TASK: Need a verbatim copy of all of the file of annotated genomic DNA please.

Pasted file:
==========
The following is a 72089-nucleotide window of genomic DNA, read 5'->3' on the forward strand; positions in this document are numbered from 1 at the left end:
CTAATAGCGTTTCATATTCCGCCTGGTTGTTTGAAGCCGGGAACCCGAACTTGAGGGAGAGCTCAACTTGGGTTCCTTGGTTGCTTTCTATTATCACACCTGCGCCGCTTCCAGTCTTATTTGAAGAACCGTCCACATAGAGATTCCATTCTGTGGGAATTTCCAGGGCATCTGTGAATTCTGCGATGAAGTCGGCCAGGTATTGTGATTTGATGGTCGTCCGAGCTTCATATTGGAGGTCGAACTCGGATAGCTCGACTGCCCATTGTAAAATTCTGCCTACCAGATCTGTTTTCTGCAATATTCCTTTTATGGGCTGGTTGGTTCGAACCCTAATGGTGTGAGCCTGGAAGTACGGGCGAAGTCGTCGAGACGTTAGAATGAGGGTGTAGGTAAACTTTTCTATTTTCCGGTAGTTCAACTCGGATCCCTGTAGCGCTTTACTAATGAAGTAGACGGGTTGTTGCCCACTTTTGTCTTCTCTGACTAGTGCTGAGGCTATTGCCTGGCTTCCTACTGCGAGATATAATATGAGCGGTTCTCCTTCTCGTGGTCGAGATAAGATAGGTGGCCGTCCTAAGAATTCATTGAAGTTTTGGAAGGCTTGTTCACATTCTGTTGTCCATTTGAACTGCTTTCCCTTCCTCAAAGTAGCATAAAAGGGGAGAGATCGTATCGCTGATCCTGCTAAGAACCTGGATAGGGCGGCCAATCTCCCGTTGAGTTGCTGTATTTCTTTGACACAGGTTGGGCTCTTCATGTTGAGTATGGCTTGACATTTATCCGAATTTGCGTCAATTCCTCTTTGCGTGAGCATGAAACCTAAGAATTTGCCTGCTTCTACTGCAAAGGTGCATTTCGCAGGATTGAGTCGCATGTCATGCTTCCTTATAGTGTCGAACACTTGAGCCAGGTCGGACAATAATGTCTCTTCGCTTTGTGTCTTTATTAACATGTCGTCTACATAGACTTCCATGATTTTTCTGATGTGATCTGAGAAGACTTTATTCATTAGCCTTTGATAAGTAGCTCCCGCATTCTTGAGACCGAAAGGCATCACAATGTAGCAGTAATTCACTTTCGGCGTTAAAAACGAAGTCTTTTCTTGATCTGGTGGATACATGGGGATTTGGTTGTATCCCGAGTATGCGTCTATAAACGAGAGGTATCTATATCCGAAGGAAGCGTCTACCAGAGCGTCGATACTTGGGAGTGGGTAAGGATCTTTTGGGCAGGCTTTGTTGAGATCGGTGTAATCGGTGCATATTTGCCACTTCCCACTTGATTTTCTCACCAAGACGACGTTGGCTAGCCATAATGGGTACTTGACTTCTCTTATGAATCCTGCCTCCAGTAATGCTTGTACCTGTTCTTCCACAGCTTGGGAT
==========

The following is a 72089-nucleotide window of genomic DNA, read 5'->3' on the forward strand; positions in this document are numbered from 1 at the left end:
CTAATAGCGTTTCATATTCCGCCTGGTTGTTTGAAGCCGGGAACCCGAACTTGAGGGAGAGCTCAACTTGGGTTCCTTGGTTGCTTTCTATTATCACACCTGCGCCGCTTCCAGTCTTATTTGAAGAACCGTCCACATAGAGATTCCATTCTGTGGGAATTTCCAGGGCATCTGTGAATTCTGCGATGAAGTCGGCCAGGTATTGTGATTTGATGGTCGTCCGAGCTTCATATTGGAGGTCGAACTCGGATAGCTCGACTGCCCATTGTAAAATTCTGCCTACCAGATCTGTTTTCTGCAATATTCCTTTTATGGGCTGGTTGGTTCGAACCCTAATGGTGTGAGCCTGGAAGTACGGGCGAAGTCGTCGAGACGTTAGAATGAGGGTGTAGGTAAACTTTTCTATTTTCCGGTAGTTCAACTCGGATCCCTGTAGCGCTTTACTAATGAAGTAGACGGGTTGTTGCCCACTTTTGTCTTCTCTGACTAGTGCTGAGGCTATTGCCTGGCTTCCTACTGCGAGATATAATATGAGCGGTTCTCCTTCTCGTGGTCGAGATAAGATAGGTGGCCGTCCTAAGAATTCATTGAAGTTTTGGAAGGCTTGTTCACATTCTGTTGTCCATTTGAACTGCTTTCCCTTCCTCAAAGTAGCATAAAAGGGGAGAGATCGTATCGCTGATCCTGCTAAGAACCTGGATAGGGCGGCCAATCTCCCGTTGAGTTGCTGTATTTCTTTGACACAGGTTGGGCTCTTCATGTTGAGTATGGCTTGACATTTATCCGAATTTGCGTCAATTCCTCTTTGCGTGAGCATGAAACCTAAGAATTTGCCTGCTTCTACTGCAAAGGTGCATTTCGCAGGATTGAGTCGCATGTCATGCTTCCTTATAGTGTCGAACACTTGAGCCAGGTCGGACAATAATGTCTCTTCGCTTTGTGTCTTTATTAACATGTCGTCTACATAGACTTCCATGATTTTTCTGATGTGATCTGAGAAGACTTTATTCATTAGCCTTTGATAAGTAGCTCCCGCATTCTTGAGACCGAAAGGCATCACAATGTAGCAGTAATTCACTTTCGGCGTTAAAAACGAAGTCTTTTCTTGATCTGGTGGATACATGGGGATTTGGTTGTATCCCGAGTATGCGTCTATAAACGAGAGGTATCTATATCCGAAGGAAGCGTCTACCAGAGCGTCGATACTTGGGAGTGGGTAAGGATCTTTTGGGCAGGCTTTGTTGAGATCGGTGTAATCGGTGCATATTTGCCACTTCCCACTTGATTTTCTCACCAAGACGACGTTGGCTAGCCATAATGGGTACTTGACTTCTCTTATGAATCCTGCCTCCAGTAATGCTTGTACCTGTTCTTCCACAGCTTGGGAT